A complicated transport arrangement had been designed to leave a car in Kettlewell for the return journey. With rain and gales forecast, bivouacking high up on Great Whernside didn’t seem so attractive, so a linear one day route had been proposed and agreed.
The sun came out for a bit as we walked up the dale with the river on our right. We followed the path of the old railway, occasionally leaping to the side to avoid farmers tearing down the hill on quad bikes. We discussed the fact that farm vehicles seemed to travel at much faster speed on these lanes than on main roads when they drive at 25mph with queues of cars behind.
During this stretch the river goes underground at Manchester Hole. This cave system is regarded as ideal for beginners but is extremely flood prone. In November 2005 a terrible disaster occurred on a school trip when a boy was drowned. The cave is prone to flooding when excess water flows over Scar House Reservoir dam. I went down it many years ago and remember the sound of the river roaring by as I scrambled over the slippery rocks.
Just to out left we passed a short section of railway tunnel that is now bricked up. We then turned west and headed up to the Scar House Reservoir dam, a truly impressive structure.
We rested on top of the dam and from our vantage point had a view of the long trek ahead with the fabled source of the Nidd high up in the distant hills. Yes, the hill in the far distance.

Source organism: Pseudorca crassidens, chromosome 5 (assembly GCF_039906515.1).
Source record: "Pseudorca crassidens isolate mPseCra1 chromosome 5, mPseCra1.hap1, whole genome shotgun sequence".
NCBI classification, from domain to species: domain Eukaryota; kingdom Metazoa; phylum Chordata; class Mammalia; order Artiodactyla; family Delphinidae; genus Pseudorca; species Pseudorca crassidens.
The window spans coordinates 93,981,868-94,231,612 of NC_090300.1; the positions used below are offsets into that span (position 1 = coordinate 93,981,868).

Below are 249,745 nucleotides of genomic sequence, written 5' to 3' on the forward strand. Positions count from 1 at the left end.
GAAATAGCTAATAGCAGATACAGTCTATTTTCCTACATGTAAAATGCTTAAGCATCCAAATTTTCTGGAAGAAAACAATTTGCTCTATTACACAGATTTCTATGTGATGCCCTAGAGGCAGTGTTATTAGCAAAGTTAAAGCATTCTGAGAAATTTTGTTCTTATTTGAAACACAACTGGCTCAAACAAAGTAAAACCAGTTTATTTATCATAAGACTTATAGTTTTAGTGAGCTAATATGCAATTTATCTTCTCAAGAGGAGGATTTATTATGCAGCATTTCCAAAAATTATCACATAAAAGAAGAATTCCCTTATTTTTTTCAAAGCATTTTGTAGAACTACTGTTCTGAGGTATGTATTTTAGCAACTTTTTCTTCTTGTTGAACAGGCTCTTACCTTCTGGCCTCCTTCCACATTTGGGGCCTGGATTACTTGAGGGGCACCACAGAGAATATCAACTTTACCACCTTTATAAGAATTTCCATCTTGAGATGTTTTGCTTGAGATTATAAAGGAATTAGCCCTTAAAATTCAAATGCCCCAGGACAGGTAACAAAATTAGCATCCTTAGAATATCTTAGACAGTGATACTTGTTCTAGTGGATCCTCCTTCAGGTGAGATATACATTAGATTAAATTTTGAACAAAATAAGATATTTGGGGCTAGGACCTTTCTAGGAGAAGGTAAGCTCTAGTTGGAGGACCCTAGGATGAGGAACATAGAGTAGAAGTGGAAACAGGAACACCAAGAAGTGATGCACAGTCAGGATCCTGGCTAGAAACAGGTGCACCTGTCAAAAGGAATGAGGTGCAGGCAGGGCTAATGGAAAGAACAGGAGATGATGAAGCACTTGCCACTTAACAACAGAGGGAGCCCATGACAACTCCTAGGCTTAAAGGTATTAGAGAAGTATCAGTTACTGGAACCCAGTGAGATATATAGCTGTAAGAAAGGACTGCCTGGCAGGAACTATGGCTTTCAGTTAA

Onward along the north side of the reservoir heading gradually up until the equally impressive Angram Reservoir dam came into view. This dam was built before Scar House, between 1904 and 1919. Scar House was completed in 1936. Both supply water to Bradford. We could see water being blown over the top in the strong winds.
The track then turned upwards towards the North Col, before the final assault on Great Whernside. The going got harder with a strong north westerly gale doing its best to force us back.
We eventually reached the top of the ridge. My companions seemed more interested in summiting than going back down hill to find the source. So I had to contour around with just one loyal member to search for the final goal.
Below us we could see what was left of the Nidd snaking up the slopes towards us. After a while Mark gave a shout; he had found it
I had promised myself not to expect much, but after moe than 60 miles of trekking over six days, even the small muddy hole was impressive to me. Afterwards we found the others in a stone shelter on the top of Great Whernside then descended to the very scary scarecrow festival at Kettlewell and some rather less daunting cakes.
So there we have it. After an idea thought up on a spring afternoon, through to careful planning of train and bus timetables, and a few car journeys, I have walked the whole length of the River Nidd and discovered its source.
I have had many adventures and been accompanied by many friends, not to mention a very friendly dog. All that remains is to think about what river to explore next year. Any ideas are welcome.